The simulation in Figure 4 shows a response which requires little energy, and it can be seen that the system takes a significantly longer amount of time to reach steady state when compared to the response time in Figure 3.
The simulation in Figure 5 shows the ideal balance between response time and energy requirements. The initial “push” does not exceed the limitations of the actuators or the supply, and the amount of time to settle at steady state is reasonable (approximately half of a second).
Therefore, the transfer function of F(z) is set to be
The actual outputs of FG(z) and G(z) can be seen in the following figure
The pink line illustrates F(z)’s output, where it is coming from a DAC whose dynamic range is 0 to 5 volts. The blue line illustrates FG(z)’s output. Note the slight overshoot and settling time of approximately 0.5 seconds.
Uncompensated step response:
Compensated step response:
These GIFs demonstrate the reduction in settling time due to the open loop controller when the system is given the command to move to a new reference point.
Lead compensation is a type of compensation which improves the loop phase at the expense of the loop gain. Lead compensation is desirable in that it can be used to first stabilize the system with an acceptable phase margin before attempting to improve its performance. Lead compensators tend to speed up the transient response but will increase the steady state error. Additionally, lead compensation can increase system bandwidth and stability margins, and for this reason, is essential to systems that are unstable or on the border of instability.
The following figure illustrates the implementation of an lead compensator D(z)
Because D(z) is a volt-to-volt transfer function, the Ks hat term must be applied to the input reference. The hat on Ks denotes that it is a model of the sensor gain, not the physical gain exhibited by the sensor which is found in the feedback loop.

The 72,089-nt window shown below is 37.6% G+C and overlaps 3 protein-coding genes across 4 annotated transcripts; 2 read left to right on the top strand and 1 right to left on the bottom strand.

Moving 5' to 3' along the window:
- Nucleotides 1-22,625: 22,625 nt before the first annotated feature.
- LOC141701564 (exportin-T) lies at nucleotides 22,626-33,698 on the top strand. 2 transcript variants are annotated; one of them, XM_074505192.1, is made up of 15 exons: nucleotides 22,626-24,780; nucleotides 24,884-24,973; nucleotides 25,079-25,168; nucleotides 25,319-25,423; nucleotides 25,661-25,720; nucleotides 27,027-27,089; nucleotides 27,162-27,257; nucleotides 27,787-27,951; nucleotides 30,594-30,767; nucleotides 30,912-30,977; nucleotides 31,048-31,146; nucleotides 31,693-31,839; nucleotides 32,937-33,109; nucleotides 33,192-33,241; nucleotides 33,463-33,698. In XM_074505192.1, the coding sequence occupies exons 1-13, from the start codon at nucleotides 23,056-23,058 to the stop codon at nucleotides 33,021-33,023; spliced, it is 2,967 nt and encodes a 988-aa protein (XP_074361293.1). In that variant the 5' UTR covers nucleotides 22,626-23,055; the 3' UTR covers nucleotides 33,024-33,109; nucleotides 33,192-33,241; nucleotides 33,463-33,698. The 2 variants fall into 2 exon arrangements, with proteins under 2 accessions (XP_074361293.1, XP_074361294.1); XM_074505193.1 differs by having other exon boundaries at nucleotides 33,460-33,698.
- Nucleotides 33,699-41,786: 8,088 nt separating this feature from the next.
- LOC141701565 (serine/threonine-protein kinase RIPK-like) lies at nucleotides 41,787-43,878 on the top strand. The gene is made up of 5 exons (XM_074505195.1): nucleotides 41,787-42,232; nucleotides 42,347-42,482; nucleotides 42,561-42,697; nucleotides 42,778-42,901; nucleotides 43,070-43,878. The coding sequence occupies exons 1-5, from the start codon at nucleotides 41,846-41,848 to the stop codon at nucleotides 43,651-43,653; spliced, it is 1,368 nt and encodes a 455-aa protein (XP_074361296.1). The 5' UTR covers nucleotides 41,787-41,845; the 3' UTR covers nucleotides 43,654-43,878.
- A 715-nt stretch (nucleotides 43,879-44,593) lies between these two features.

The approach for implementing a lead compensator can be done in either the time or frequency domain. The idea is to satisfy the specifications on phase margin, gain crossover frequency, and steady state accuracy. To achieve this, a Bode plot of the plant is constructed and the phase curve is adjusted in such a way that the phase margin and gain crossover frequency requirements are met.
A phase lead compensator consists of a single pole and zero. Its transfer function can be described as
Where a pole exists at z = 0 and a zero exists such that a < 1.
In order to properly implement a phase lead compensator, the pole and zero must be placed in a manner that the benefits of the positive phase shift are achieved and the magnitude degradation is accounted for. The following figures illustrate the magnitude and phase frequency characteristics of a phase lead compensator D(z), the plant G(z), and the combined system DG(z).
It can be seen in Figure 9 that the plant is unstable at the zero crossover frequency (the phase is less than -180°). Figure 8 illustrates a lead compensator which exhibits the phase lead required to stabilize the system, along with the undesirable but necessary degradation to the gain at lower frequencies. Figure 10 shows the combined result DG(z), where the system is now stable with approximately 65° of phase margin at the gain crossover frequency.
The transfer function for the lead compensator which resulted in these stability improvements is
The phase lead controller was implemented in a manner illustrated by Figure 7. The resulting controller and system outputs can be seen in the following figures.
Note that the system now has the ability to be adjusted to a reference point with some undesired transient characteristics and steady state error (Figure 11), but can respond to impulse responses and reject disturbances (Figure 12).
Note that the blue illustrates the system output and the pink illustrates the DAC output to the actuators.
Figure 12 shows a settling time improvement by a factor of 8. The system settles in approximately 1.5 seconds due to an impulse response, compared to the uncompensated system which settled in approximately 12 seconds.